David Abulafia

David Abulafia

“Many, perhaps most, books about Israel are full of tendentious delusions. This is one of the worst examples”

The anti-Semitism now rampant in Labour’s left-wing ruling elite has deep roots in history — but the party leader has no objection to it

The second instalment of Simon Schama’s history of the Jewish people is typically energetic but has some serious failings

The colourful life of Steven Runciman: historian, scholar-diplomat, and possibly spy

“Jean-Claude Juncker is not the first Luxembourger to imagine he can dictate the future of Europe”

Brendan Simms’s new book places Britain at the centre of European history in unexpected and stimulating ways

Universities should not impose quotas on privately educated students. It is a crude tool which may exclude those from humble backgrounds

In a short and ambitious book The History Manifesto, Jo Guldi and David Armitage  explore the human condition and who we will become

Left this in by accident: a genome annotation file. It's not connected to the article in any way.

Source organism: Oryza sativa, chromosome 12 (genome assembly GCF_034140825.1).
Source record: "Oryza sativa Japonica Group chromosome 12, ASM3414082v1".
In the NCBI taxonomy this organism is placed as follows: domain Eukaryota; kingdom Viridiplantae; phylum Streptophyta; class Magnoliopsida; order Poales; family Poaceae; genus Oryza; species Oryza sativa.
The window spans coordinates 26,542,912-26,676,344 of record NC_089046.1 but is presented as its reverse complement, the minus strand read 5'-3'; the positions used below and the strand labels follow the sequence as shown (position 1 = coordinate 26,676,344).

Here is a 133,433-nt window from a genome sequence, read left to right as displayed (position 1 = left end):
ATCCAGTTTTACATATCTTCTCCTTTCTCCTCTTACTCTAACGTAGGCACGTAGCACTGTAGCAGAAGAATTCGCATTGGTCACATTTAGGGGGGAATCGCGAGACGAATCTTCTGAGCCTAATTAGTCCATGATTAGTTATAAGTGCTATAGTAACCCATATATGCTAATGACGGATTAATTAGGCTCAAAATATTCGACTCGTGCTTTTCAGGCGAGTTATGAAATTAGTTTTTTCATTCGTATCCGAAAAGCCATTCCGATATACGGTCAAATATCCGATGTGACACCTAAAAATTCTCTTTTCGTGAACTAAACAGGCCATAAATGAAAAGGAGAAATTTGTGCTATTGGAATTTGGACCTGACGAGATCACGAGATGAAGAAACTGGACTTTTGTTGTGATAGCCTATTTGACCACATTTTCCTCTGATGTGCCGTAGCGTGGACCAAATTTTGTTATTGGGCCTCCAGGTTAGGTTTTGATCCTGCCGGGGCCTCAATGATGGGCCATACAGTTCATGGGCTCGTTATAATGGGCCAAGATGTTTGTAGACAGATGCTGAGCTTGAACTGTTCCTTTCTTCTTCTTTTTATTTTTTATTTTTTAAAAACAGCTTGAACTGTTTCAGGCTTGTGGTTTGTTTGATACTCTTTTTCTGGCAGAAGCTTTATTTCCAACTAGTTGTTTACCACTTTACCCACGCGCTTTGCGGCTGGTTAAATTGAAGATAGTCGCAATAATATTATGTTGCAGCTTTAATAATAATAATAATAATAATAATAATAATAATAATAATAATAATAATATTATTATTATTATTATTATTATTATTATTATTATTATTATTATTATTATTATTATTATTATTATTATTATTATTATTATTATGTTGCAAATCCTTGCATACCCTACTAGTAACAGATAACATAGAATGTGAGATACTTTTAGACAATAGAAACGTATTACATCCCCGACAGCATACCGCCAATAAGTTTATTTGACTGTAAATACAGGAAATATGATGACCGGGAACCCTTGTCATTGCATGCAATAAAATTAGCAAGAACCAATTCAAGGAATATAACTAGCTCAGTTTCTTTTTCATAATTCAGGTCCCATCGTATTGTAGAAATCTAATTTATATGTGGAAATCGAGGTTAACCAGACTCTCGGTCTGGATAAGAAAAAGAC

There is a fresh wind blowing among historians. In the universities, the writing of increasingly recondite monographs, suitably stuffed with the jargon of the trade, has for too long been seen as the route to academic promotion, regardless of whether anyone buys or reads, let alone understands, what the author is trying to say. Abstractions such as “alterity” that are entirely alien to the period and region under examination are deployed with abandon; “discourses” abound; and if the phrase “memory and identity” is not in the title, one is clearly not a truly serious scholar.

The negative image of Gypsies that persists today is the result of centuries-old xenophobia, misrepresentation and downright fantasy